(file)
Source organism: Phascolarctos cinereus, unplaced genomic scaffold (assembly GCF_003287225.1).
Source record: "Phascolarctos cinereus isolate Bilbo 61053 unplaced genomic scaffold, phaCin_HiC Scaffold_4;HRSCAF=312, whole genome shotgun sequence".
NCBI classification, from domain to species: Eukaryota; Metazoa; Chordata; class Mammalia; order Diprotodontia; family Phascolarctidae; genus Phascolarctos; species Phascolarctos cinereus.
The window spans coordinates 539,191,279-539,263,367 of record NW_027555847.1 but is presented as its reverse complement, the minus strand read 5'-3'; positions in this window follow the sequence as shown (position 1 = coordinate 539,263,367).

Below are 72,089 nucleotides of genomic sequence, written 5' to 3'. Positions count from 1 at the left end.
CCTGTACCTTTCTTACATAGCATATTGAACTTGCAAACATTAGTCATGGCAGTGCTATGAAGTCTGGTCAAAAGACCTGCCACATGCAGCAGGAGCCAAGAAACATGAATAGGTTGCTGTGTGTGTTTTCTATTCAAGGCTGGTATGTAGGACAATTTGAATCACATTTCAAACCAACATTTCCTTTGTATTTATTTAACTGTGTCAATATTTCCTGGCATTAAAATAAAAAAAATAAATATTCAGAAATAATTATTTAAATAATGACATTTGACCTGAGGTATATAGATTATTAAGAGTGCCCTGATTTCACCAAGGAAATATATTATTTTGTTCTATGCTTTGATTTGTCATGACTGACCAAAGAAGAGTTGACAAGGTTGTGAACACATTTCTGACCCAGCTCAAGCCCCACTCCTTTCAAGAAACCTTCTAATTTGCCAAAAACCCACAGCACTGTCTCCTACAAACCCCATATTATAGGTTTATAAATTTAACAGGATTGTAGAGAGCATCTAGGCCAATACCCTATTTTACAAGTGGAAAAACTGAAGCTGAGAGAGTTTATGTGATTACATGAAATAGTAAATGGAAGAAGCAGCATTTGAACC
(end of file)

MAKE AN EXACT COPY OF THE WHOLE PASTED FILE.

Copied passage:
Source organism: Phascolarctos cinereus, unplaced genomic scaffold (assembly GCF_003287225.1).
Source record: "Phascolarctos cinereus isolate Bilbo 61053 unplaced genomic scaffold, phaCin_HiC Scaffold_4;HRSCAF=312, whole genome shotgun sequence".
NCBI classification, from domain to species: Eukaryota; Metazoa; Chordata; class Mammalia; order Diprotodontia; family Phascolarctidae; genus Phascolarctos; species Phascolarctos cinereus.
The window spans coordinates 539,191,279-539,263,367 of record NW_027555847.1 but is presented as its reverse complement, the minus strand read 5'-3'; positions in this window follow the sequence as shown (position 1 = coordinate 539,263,367).

Below are 72,089 nucleotides of genomic sequence, written 5' to 3'. Positions count from 1 at the left end.
CCTGTACCTTTCTTACATAGCATATTGAACTTGCAAACATTAGTCATGGCAGTGCTATGAAGTCTGGTCAAAAGACCTGCCACATGCAGCAGGAGCCAAGAAACATGAATAGGTTGCTGTGTGTGTTTTCTATTCAAGGCTGGTATGTAGGACAATTTGAATCACATTTCAAACCAACATTTCCTTTGTATTTATTTAACTGTGTCAATATTTCCTGGCATTAAAATAAAAAAAATAAATATTCAGAAATAATTATTTAAATAATGACATTTGACCTGAGGTATATAGATTATTAAGAGTGCCCTGATTTCACCAAGGAAATATATTATTTTGTTCTATGCTTTGATTTGTCATGACTGACCAAAGAAGAGTTGACAAGGTTGTGAACACATTTCTGACCCAGCTCAAGCCCCACTCCTTTCAAGAAACCTTCTAATTTGCCAAAAACCCACAGCACTGTCTCCTACAAACCCCATATTATAGGTTTATAAATTTAACAGGATTGTAGAGAGCATCTAGGCCAATACCCTATTTTACAAGTGGAAAAACTGAAGCTGAGAGAGTTTATGTGATTACATGAAATAGTAAATGGAAGAAGCAGCATTTGAACC